10. well your fitness tip help ppl that have diabetes i have but not bc i’m big it bc it in my family’s geans plus i get really sickwhen i don’t a certainamout of food what do you think i should do

  11. When I lived in Canada, I would go to the grocery store and buy for the week (or two weeks). Partially because I had a HUGE north american sized fridge that needed filling. This makes impulse buying a LOT easier and throwing out food at the end of a week a lot more common. Since having moved to Europe (I am in Denmark), it is more common to buy food for the day. (You should also see the size (or lack thereof) of our fridges…) On my way home, it’s a five minute trip to the grocery store (or butchers, or green grocers), and I end up purchasing what I need rather than succumbing to impulse buying for items that will just be chucked out at the end of the week. (Keeping in mind, that we don’t need to drive to the shops as everything tends to be in walking distance.) So what I suggest is:

    1) Plan your meal in advance and buy only what you need for that meal. This may mean only 10 minutes in advance (that’s about as much as I can think ahead), but I always know what I am going into the shop for. Besides which, I would rather spend as little time in a supermarket as possible. I can’t guess what I am going to eat in 10 days, never mind what I might be in the mood for tomorrow….
    2) Buy what’s local and in season (and preferably organic). One, you are helping out your local economy and your farmer friends will love you for it (and ultimately, become cheaper for you and your neighbors as you are not needing to pay for transportation costs), two, you just might be purchasing something that is far better for you, which means your body uses more of it so you are not as hungry as often, and it will probably be a lot tastier too! If fruit and veg are made to last for 6 months and 5000 miles of transportation, you should wonder what has been done to it. If you can chuck a tomato at a wall, and it bounces back at you, allowing you to practice your racquetball backhand, there just might be an issue. (Besides which – taste? Do you complain that tomatoes don’t taste of anything? Precisely.) If you throw a tomato at a wall and it splats and goos down the wall, and your neighbor complains of the overabundance of tomato smell, you might be onto a good thing.
    3) Stir fries are a great way of using up what’s in the fridge. With a little bit of rice or pasta …. : ) !!

    My fridge might look wantonly empty, but that’s because I buy what I need and eat it right away while it’s still fresh and tasty! I also have discovered that I end up spending a lot less.

  12. Fred Martin says:

    thanks Davey. I personally am not a big fan of frozen foods, but I’ll take your advice into consideration.
    right now, with money tight, so to speak, the reasons you give for considering other options are valid and certainly wise.

    best wishes,

  13. davy beam says:

    i love Chipolte, so i learned how to make their vegetable saute of onions & green peppers even better-i add eggplant, broccoli, cauliflower, collard greens, carrots, basil, cilantro, and lemon pepper to the saute (with regular olive oil, never virgin or extra virgin, because the heat tends to make the oil taste bitter). i buy canned black beans, drain them and add cilantro. i buy white rice in bulk, or jasmine wild rice in the microwave packets (Uncle Ben’s almost always has coupons available). tastes great on a bed of spinach and kale, with lemon & lime juice as dressing.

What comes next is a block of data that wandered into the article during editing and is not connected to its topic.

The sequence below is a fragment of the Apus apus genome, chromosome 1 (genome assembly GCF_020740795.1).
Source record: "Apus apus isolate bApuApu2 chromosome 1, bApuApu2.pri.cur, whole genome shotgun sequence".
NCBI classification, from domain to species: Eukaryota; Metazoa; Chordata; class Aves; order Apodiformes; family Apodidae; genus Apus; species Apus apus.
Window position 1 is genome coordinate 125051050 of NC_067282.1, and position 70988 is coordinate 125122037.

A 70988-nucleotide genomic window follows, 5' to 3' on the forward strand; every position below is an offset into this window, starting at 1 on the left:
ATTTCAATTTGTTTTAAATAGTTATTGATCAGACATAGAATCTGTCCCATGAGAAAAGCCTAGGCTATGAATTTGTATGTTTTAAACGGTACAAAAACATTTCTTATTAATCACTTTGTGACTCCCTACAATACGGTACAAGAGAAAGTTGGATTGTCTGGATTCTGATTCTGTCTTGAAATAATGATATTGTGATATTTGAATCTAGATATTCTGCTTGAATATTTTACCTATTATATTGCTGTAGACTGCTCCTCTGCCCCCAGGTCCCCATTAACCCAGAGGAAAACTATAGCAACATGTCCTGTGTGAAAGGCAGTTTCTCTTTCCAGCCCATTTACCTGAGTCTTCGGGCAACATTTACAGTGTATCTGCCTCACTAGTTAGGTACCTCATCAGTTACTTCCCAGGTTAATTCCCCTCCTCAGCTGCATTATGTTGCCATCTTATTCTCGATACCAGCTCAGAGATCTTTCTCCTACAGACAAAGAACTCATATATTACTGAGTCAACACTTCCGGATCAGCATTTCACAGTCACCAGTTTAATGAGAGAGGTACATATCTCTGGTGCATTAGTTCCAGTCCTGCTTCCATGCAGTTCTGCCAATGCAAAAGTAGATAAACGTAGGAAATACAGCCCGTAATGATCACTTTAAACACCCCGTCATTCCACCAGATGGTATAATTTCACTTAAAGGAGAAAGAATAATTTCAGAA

i have allergies to gluten and dairy, so i don’t eat breads or much dairy anymore. mostly eggs in baking. cheeses made from soy, goat’s and lamb’s milk, and buffalo milk are just as awesome, taste great, and have the added benefit of no hormones nor antibiotics that cow milk has.
    it’s fun to be a pescatarian! i stopped eating terran meat late last August, and what a transformation. never really had much use for most veggies, outside of corn and tomatoes, garlic and scallions. now, however, i crave them as much as i do beef burgers, and chicken breastesses.
    i’m ordering the new dvd today too. i’ll let you know how it is working out soon.
    cheers! davy

  14. It is most assuredly easy to eat healthy on a budget. I had the most healthy eating habits and had my healthiest weight of 150 when I only had 50 dollars a week to spend(not including the weekly box of Pellegrino which, when refilled with empty bottles, stacked and covered with cloth, make excellent college furniture! Easy to recycle on move-out day too!)

    Granted, I did not shop at Whole Foods (although I bet with 70 dollars a week I could pull it off) but it is very possible. The first tip, probably mentioned but ya know tl;dr, is to stick to the perimeter of the shop where the fresh things are and away from the middle aisles where they keep the processed crap (with exceptions to be made for frozen, unmodified fruits and veggies, the whole grains, esp steel cut oatmeal, and beans. And screw those bottles of spices and flavorless dried herbs! I spent 2 years with nothing but kosher salt (sea salt is for garnishing), cracked pepper, and an herb garden on my window sill.